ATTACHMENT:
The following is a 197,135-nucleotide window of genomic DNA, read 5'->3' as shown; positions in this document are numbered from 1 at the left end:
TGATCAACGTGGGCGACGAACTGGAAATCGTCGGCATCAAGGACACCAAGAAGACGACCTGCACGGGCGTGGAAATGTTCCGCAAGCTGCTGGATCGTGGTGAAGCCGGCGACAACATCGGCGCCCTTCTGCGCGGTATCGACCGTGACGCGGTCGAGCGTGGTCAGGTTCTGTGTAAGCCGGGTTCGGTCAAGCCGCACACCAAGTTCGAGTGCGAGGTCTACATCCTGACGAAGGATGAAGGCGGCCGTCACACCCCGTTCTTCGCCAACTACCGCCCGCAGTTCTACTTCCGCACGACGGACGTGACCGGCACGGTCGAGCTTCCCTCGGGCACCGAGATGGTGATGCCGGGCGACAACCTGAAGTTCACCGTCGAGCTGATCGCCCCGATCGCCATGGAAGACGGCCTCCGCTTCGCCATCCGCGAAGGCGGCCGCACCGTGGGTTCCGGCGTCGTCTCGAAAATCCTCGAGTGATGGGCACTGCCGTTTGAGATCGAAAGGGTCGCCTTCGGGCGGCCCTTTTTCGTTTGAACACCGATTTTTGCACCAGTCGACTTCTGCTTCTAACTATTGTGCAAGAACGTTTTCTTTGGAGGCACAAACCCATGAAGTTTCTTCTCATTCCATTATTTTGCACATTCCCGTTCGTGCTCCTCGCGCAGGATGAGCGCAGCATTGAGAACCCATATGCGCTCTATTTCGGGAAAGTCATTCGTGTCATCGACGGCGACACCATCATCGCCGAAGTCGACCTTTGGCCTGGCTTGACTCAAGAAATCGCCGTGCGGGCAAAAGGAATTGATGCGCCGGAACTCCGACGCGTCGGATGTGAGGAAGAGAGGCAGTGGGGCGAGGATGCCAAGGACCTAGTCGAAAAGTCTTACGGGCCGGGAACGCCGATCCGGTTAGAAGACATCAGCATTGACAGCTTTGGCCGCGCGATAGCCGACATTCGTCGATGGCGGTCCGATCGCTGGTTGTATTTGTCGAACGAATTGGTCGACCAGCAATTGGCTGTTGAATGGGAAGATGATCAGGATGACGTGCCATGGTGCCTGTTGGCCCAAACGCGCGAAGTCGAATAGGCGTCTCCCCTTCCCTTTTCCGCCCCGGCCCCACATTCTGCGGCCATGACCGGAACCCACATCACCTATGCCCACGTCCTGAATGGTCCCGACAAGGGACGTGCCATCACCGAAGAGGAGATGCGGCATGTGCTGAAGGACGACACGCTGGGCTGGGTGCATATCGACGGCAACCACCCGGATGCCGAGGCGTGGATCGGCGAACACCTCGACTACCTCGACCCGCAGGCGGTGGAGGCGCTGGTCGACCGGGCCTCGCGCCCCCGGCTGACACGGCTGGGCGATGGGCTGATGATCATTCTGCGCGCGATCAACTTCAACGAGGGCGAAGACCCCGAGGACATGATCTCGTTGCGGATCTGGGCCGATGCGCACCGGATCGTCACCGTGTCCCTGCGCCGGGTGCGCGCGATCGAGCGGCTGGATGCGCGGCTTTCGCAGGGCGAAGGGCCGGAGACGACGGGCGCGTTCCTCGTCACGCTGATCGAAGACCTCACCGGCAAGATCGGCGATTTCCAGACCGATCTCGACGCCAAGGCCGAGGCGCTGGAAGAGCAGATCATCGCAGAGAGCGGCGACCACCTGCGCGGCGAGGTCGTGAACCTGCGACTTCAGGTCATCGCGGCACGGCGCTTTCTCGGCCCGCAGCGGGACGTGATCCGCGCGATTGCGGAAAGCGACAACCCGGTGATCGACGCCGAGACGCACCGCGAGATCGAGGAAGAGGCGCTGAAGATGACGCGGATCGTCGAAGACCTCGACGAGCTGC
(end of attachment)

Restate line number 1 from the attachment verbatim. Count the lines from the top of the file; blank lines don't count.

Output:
The following is a 197,135-nucleotide window of genomic DNA, read 5'->3' as shown; positions in this document are numbered from 1 at the left end: